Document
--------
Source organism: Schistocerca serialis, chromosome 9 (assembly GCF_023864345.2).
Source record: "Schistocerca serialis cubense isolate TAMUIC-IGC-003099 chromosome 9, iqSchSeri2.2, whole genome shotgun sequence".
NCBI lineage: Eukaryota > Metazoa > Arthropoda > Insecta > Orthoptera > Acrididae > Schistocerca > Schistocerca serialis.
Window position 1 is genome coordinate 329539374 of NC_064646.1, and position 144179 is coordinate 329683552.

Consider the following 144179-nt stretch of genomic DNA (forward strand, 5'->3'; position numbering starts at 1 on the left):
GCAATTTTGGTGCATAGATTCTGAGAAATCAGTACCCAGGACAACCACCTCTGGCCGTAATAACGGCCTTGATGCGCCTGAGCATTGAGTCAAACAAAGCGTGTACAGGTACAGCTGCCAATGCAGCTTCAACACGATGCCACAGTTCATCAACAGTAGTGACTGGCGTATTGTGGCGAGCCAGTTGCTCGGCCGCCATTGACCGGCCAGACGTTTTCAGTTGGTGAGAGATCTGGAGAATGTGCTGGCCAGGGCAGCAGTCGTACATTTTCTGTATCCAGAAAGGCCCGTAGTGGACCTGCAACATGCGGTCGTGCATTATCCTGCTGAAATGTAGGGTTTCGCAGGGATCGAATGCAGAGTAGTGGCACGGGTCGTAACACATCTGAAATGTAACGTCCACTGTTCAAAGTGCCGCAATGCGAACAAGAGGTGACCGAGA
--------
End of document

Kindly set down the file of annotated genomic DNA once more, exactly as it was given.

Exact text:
Source organism: Schistocerca serialis, chromosome 9 (assembly GCF_023864345.2).
Source record: "Schistocerca serialis cubense isolate TAMUIC-IGC-003099 chromosome 9, iqSchSeri2.2, whole genome shotgun sequence".
NCBI lineage: Eukaryota > Metazoa > Arthropoda > Insecta > Orthoptera > Acrididae > Schistocerca > Schistocerca serialis.
Window position 1 is genome coordinate 329539374 of NC_064646.1, and position 144179 is coordinate 329683552.

Consider the following 144179-nt stretch of genomic DNA (forward strand, 5'->3'; position numbering starts at 1 on the left):
GCAATTTTGGTGCATAGATTCTGAGAAATCAGTACCCAGGACAACCACCTCTGGCCGTAATAACGGCCTTGATGCGCCTGAGCATTGAGTCAAACAAAGCGTGTACAGGTACAGCTGCCAATGCAGCTTCAACACGATGCCACAGTTCATCAACAGTAGTGACTGGCGTATTGTGGCGAGCCAGTTGCTCGGCCGCCATTGACCGGCCAGACGTTTTCAGTTGGTGAGAGATCTGGAGAATGTGCTGGCCAGGGCAGCAGTCGTACATTTTCTGTATCCAGAAAGGCCCGTAGTGGACCTGCAACATGCGGTCGTGCATTATCCTGCTGAAATGTAGGGTTTCGCAGGGATCGAATGCAGAGTAGTGGCACGGGTCGTAACACATCTGAAATGTAACGTCCACTGTTCAAAGTGCCGCAATGCGAACAAGAGGTGACCGAGA